Blowing by everyone in front of you is a little hard on fuel economy.  :)  The computer can be programmed for maximum power, maximum economy or somewhere inbetween.

Phil

 

Tom

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Thanks Phil. It took a little while to download the 8Mb file on my 40K connection  :) but I have it installed and started playing with it. Need to spend more time with it, but it looks like a neat tool.

Thanks again.
 

Gary RV_Wizard

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It's an automatic transmission, Tom. It will shift if it needs to.  Since you can look ahead and see what the upcoming terrain looks like, you can anticipate a bit and choose a lower gear a bit sooner than the tranny will, but it isn't necessary unless the transmission is "seeking" or "hunting", i.e. frequently up/down shifting tto find the appropriate gear.

I think the reason you had to slow down when following your friends has more to do with Chris's right foot than engine or tranny.  ;)
 

Ned

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If the transmission is hunting, as it will do in rolling terrain, you can use the mode switch to lower the shift points 200rpm.  This will keep the Allison in 6th gear (or 5th, etc.) longer than in normal mode.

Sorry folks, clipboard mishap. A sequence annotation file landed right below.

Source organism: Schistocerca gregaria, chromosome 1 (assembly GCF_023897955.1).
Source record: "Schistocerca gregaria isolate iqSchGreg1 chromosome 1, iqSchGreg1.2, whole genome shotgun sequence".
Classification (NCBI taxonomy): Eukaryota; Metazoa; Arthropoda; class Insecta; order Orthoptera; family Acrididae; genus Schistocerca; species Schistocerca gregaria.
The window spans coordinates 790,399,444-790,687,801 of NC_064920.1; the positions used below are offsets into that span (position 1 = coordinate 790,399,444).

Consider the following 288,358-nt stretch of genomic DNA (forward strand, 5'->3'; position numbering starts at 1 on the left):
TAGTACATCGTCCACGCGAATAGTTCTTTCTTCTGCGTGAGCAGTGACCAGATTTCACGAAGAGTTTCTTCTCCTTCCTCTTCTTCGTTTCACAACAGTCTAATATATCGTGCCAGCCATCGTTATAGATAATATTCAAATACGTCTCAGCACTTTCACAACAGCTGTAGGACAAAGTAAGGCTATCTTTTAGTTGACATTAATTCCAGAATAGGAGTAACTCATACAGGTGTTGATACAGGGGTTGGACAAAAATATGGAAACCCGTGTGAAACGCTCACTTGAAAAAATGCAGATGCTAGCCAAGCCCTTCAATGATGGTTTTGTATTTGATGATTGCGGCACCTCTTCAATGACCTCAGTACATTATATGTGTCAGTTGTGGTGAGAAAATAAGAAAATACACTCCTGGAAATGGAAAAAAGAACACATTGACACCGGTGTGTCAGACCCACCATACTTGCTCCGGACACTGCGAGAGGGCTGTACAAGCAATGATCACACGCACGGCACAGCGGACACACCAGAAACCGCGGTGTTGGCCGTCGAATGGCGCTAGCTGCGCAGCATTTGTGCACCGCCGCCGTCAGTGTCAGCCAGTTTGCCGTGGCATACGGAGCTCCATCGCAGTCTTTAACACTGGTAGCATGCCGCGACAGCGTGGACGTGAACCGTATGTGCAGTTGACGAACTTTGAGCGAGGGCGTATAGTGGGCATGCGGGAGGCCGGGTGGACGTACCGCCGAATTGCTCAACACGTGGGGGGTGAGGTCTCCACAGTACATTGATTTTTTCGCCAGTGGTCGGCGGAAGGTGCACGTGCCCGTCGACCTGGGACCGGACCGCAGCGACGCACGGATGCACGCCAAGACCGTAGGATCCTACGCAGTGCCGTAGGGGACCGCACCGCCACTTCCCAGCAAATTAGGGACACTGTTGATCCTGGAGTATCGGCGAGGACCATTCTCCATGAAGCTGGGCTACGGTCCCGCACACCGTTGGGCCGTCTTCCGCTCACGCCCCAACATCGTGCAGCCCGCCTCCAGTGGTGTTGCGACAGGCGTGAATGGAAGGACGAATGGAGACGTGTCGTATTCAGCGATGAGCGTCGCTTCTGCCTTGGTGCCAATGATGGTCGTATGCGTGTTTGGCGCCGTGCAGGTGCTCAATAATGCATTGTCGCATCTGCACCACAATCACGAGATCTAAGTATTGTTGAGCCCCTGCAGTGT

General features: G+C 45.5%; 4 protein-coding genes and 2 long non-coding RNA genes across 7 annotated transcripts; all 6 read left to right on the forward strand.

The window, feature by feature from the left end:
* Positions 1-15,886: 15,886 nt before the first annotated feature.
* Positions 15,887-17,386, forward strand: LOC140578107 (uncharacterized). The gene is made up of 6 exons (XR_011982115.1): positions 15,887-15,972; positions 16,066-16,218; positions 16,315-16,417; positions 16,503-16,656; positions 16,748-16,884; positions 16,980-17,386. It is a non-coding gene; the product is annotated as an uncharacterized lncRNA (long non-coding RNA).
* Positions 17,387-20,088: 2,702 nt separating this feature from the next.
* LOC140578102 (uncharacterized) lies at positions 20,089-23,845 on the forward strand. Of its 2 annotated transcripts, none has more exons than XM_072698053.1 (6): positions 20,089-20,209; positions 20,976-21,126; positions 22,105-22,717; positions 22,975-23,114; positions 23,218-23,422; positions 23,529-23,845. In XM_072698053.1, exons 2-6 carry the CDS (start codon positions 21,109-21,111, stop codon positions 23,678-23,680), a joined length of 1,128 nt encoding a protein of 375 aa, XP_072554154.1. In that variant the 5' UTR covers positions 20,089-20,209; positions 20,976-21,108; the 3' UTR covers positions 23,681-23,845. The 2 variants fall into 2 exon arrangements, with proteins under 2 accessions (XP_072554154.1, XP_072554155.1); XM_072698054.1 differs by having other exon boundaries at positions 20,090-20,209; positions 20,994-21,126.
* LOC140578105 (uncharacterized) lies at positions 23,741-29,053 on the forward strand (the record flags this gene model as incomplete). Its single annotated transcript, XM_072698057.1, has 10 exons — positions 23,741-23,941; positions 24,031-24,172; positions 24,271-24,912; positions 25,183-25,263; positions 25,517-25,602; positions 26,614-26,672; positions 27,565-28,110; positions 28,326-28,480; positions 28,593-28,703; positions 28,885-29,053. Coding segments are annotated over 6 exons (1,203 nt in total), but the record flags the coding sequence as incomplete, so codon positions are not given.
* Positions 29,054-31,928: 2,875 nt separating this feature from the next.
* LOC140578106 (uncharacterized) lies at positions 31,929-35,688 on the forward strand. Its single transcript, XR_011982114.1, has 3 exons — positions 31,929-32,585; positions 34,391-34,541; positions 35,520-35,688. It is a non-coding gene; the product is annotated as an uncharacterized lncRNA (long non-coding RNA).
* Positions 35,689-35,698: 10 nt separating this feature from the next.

Tom

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RV Roamer said:
It's an automatic transmission, Tom.

I didn't know that  ???

has more to do with Chris's right foot than engine or tranny.

Long before Chris started to use this procedure, I was doing it regularly after reading advice from a few long-time diesel owners here. There is no doubt that the auto downshift occurs late and RPMs drop too low, causing speed to drop and the transmission downshifts again. Pre-selecting a lower gear all but avoids that. Of course, the transmission shifts when it's safe to, but it shifts sooner than it would if I didn't pre-select the gear.

It appears that the system can be re-programmed using the Cummins software tool that Phil referred me to, but I haven't had time to fully explore/understand it. Plan to do that before making any software changes to the engine or transmission  ;D
 

Tom

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Thanks for the tip Ned. We don't appear to have a hunting problem, but will keep that in mind if we see it happening.
 

Jeff

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Tom:

Cat's advice for fuel economy is to leave mode switch engaged unless temperatures start climbing OR more torque is desired.

I assume the same advice applies to Cummins.
 

Tom

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Maybe so Jeff. Guess I should read the manual  ;D
 

Tom

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LOL Phil, it's a known fact I don't read manuals.
 

John From Detroit

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Ned said:
If the transmission is hunting, as it will do in rolling terrain, you can use the mode switch to lower the shift points 200rpm.  This will keep the Allison in 6th gear (or 5th, etc.) longer than in normal mode.

Speaking of Allison Transmissions.... On my gas powered rig (not diseal) there is a switch called "Grade Brake" or "Grade Control" (not sure which and can't check just now) which I'm told changes the transmission shift points or rations so as to increase engine braking when going DOWN hill.

Can you explain this to me.. Seat of pants does not notice much effect when using it
 

BernieD

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Tom said: